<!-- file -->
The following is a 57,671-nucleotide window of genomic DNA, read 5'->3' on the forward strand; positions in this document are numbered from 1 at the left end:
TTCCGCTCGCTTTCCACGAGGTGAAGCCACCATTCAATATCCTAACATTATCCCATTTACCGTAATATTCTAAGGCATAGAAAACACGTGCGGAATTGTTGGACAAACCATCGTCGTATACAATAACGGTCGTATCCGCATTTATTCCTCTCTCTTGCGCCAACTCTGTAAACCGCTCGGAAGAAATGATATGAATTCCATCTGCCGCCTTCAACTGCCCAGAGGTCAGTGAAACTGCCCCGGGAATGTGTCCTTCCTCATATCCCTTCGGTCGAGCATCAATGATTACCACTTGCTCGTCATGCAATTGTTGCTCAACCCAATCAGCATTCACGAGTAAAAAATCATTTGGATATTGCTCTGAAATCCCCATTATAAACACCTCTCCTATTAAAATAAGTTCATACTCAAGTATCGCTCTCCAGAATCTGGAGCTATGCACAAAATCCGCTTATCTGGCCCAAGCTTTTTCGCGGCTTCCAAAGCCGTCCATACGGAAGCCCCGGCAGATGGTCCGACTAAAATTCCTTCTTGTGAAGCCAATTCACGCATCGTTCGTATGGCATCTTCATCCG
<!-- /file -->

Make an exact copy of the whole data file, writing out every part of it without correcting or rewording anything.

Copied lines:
The following is a 57,671-nucleotide window of genomic DNA, read 5'->3' on the forward strand; positions in this document are numbered from 1 at the left end:
TTCCGCTCGCTTTCCACGAGGTGAAGCCACCATTCAATATCCTAACATTATCCCATTTACCGTAATATTCTAAGGCATAGAAAACACGTGCGGAATTGTTGGACAAACCATCGTCGTATACAATAACGGTCGTATCCGCATTTATTCCTCTCTCTTGCGCCAACTCTGTAAACCGCTCGGAAGAAATGATATGAATTCCATCTGCCGCCTTCAACTGCCCAGAGGTCAGTGAAACTGCCCCGGGAATGTGTCCTTCCTCATATCCCTTCGGTCGAGCATCAATGATTACCACTTGCTCGTCATGCAATTGTTGCTCAACCCAATCAGCATTCACGAGTAAAAAATCATTTGGATATTGCTCTGAAATCCCCATTATAAACACCTCTCCTATTAAAATAAGTTCATACTCAAGTATCGCTCTCCAGAATCTGGAGCTATGCACAAAATCCGCTTATCTGGCCCAAGCTTTTTCGCGGCTTCCAAAGCCGTCCATACGGAAGCCCCGGCAGATGGTCCGACTAAAATTCCTTCTTGTGAAGCCAATTCACGCATCGTTCGTATGGCATCTTCATCCG